This is surely one of the most charming spots in the city, a delightful place to stroll near located near the Plaza de San José and the Cathedral. It is the highest part of the El Redín bastion, where a noble house used to stand of which only the ‘Cruz del Mentidero’ (literally, Gossip Corner Cross) still survives, dating from 1500. Executions used to be carried out here.
The Bastion of El Redín was considered the best defensive site in the city and the most inaccessible part of the city ramparts. Thanks to its star shape with three points the cannons could cover all angles of fire. In the 16th and 17th centuries the walls were reinforced with new constructions to adapt their defence to the new era and military equipment.
Moats were dug at the foot of the bastion and new fortifications such as the Baluarte Bajo de Guadalupe and (lower down) the Revellín de los Reyes were built. The latter ravelin is a triangular-shaped structure designed to split attacking forces and protect the ramparts by crossfire. The Mesón del Caballo Blanco is a key building in this area, together with the viewpoint. It used to be a pilgrims’ hospital and is now a cafeteria.
Caballo blanco and the pillory
The small palace we can see, known as “El Caballo Blanco” (The White Horse), has not been here for long, although everything about it is obviously old. It was built here in 1961 using the stones and decorative elements recovered from the demolition of what was the Palace of Aguerre in Calle Nueva, in Pamplona’s historical quarter.
The small column just in front of the building, popularly known as the Cross of El Mentidero, of which only the base and shaft remain, was erected here at the same time. In reality, it was a pillory, a place of punishment. It was originally built in 1500 for a location called "El Mentidero" (the gossip mill), where the Calles Navarrería, Curia, Calderería and Mañueta meet.
The rope-makers and nooks along the walls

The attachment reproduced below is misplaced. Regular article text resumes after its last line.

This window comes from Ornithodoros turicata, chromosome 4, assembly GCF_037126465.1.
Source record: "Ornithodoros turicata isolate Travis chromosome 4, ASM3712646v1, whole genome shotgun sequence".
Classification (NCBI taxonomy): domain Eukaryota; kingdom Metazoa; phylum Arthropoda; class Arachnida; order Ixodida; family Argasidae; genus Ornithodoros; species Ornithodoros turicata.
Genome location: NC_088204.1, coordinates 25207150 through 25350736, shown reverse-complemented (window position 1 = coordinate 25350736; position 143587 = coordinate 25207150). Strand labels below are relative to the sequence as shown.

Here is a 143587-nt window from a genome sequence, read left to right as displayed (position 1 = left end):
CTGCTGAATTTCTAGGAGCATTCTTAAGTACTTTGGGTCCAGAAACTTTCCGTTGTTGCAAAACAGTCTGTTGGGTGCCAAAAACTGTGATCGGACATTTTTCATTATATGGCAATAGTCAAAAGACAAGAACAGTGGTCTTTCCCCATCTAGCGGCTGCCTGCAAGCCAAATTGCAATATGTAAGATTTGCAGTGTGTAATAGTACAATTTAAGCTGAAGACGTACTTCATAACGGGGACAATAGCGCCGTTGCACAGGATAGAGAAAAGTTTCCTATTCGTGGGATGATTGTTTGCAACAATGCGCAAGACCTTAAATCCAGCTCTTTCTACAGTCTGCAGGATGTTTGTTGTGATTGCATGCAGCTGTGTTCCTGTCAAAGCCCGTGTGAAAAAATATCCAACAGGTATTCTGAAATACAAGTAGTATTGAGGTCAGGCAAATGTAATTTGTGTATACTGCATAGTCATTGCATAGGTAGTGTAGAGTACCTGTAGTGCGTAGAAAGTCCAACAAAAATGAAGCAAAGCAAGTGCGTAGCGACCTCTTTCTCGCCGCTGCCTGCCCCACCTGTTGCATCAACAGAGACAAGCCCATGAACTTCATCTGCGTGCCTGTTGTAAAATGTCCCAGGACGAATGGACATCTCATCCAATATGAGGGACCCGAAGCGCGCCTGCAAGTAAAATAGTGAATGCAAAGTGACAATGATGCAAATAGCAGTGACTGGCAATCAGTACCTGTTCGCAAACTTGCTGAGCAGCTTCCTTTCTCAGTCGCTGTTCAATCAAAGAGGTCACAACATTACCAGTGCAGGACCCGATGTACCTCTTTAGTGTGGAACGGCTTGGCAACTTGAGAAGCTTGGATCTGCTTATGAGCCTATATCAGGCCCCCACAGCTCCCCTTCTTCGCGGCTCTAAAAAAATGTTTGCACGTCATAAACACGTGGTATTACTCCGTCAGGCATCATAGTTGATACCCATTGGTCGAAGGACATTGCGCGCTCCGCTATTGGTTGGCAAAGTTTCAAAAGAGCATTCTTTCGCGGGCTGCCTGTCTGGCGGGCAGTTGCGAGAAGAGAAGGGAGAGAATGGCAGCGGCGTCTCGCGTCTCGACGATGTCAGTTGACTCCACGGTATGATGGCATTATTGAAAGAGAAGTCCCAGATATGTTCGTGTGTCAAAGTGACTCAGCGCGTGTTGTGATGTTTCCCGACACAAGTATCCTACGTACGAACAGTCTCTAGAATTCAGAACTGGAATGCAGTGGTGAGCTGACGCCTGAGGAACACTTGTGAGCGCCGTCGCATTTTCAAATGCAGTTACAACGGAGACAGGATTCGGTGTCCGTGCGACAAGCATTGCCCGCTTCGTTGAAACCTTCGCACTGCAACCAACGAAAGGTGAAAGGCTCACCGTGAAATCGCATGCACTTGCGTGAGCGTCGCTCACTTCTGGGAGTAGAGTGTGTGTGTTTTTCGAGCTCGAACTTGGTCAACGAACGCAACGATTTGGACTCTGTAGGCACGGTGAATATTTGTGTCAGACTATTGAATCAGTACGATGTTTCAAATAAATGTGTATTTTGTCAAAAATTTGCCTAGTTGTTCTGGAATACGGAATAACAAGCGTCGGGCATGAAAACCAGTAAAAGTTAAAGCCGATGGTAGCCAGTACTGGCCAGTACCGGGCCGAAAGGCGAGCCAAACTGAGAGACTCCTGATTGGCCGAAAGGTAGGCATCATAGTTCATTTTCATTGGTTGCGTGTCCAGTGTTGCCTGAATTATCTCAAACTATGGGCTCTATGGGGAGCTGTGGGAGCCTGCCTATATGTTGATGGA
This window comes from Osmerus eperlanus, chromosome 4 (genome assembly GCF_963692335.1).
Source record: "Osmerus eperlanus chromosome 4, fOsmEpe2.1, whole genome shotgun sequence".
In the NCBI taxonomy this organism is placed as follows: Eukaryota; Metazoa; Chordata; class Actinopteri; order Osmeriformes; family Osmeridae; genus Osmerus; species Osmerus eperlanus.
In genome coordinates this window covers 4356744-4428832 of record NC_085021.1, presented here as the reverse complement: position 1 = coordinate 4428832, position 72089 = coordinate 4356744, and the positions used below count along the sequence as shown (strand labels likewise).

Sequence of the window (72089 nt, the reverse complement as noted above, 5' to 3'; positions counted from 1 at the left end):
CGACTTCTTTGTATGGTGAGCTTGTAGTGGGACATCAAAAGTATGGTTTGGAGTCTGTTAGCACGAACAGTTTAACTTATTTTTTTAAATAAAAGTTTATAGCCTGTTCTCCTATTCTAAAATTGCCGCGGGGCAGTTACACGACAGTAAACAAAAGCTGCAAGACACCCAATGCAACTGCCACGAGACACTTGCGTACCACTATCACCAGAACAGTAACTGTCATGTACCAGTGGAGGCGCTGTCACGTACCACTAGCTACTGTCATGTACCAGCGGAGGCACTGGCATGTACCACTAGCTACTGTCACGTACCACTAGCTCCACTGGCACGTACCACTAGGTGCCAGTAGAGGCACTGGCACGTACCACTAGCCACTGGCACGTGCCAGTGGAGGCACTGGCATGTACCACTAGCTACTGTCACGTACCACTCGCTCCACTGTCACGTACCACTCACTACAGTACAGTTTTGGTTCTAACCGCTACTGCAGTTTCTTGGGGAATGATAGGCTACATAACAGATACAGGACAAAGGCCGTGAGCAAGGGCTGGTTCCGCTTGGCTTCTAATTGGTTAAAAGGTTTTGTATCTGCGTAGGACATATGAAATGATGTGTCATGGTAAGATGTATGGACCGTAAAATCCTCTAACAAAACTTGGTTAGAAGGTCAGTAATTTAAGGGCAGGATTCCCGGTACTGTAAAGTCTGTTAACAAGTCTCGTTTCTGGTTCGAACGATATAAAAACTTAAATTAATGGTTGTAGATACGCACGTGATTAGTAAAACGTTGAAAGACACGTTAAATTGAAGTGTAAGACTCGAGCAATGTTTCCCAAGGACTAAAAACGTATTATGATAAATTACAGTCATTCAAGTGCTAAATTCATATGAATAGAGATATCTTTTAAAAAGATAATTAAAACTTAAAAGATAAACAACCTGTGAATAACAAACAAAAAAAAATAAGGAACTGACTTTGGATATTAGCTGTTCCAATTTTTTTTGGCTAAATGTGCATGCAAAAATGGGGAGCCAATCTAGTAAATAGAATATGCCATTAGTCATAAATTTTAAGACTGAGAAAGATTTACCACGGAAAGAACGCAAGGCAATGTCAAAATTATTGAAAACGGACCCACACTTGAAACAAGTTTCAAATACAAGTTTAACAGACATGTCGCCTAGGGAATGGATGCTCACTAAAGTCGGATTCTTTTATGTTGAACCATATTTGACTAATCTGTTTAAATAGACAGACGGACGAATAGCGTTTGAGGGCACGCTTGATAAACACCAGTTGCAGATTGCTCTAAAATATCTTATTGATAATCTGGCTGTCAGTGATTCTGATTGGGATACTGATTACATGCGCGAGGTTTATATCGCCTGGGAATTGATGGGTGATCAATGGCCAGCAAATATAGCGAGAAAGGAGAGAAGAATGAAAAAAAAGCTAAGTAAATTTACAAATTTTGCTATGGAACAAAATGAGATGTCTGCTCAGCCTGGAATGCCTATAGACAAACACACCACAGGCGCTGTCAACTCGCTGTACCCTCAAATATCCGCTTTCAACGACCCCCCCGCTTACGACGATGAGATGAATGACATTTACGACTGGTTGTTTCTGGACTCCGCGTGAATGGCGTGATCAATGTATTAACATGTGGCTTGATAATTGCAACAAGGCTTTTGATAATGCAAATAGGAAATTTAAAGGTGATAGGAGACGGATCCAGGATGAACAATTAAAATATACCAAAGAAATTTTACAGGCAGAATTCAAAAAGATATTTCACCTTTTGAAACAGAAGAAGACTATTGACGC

Until the 1960s, the city walls were the perfect place for rope-makers to work. The height of the walls meant it was possible to work strands of straw and hemp with wheels and pulleys, weaving the ropes in the dry moat. You could see the craftsmen deploying all their tools right here on the Bastion of El Redin right up until the 1960s.
The maca (apprentice boy) turned the pulley while the craftsman deftly handled the boxwood horn used to twist the yarn to form long ropes. The work was always performed in the open air. They used the small stone building which still stands to store their equipment.
The walls have seen farmers, traders and pilgrims come and go through their gates; men used to shout out from them to the washerwomen who, busying themselves with the laundry in the river below, would shout back in the same tone; in the Arga, the locals used a variety of methods to fish for trout, nase and eels to eat or sell. The nooks and crannies along the walls have also seen many a first kiss and caress.
Txakoli from the basin of Pamplona
The city is strategically located on a plateau. From a military point of view, this made defence easier in mediaeval times. The Arga River was also useful, serving as a natural moat. The plateau is surrounded by mountains and between the mountains and the plateau, there is a relatively flat space referred to as the “Basin of Pamplona”.
The “Basin of Pamplona” was said to stretch as far as Pamplona Cathedral’s bell, known as “María”, could be heard. It is hard to imagine this plain undeveloped, but up until the 20th century, fertile land as it is, cereals were farmed here a great deal and txakoli wine, particular red txakoli, was produced, making use of the slopes of the mountain in front of us, Mount Ezkaba.
Breakout from the Fort of Mount Ezkaba
The Fort of Mount Ezkaba is now best known because it served as a prison during the Spanish Civil War. It has three floors, all built into the mountain. On the 22nd of May 1938, it provided the stage for the greatest prison breakout of the Franco era. Almost all the prisoners were either captured or killed while fleeing for freedom. Many of their bodies slowly reappeared in mass graves decades later.
The city’s fortification and defence system changed constantly over the centuries; that is why there are walls of different heights, bastions, ravelins, lookout posts, etc. These changes came about as a result of developments in weaponry. Being attacked with slingshots or crossbows is not the same as being attacked with rifles or cannons.
Just when it seemed that Pamplona’s defensive system was perfect, the 19th century saw the arrival of a new kind of artillery, the kind which allowed the Carlists to besiege the city from the top of Mount Ezkaba. This led to the construction of the fort, which was left half-finished when aviation came on the scene, rendering it obsolete.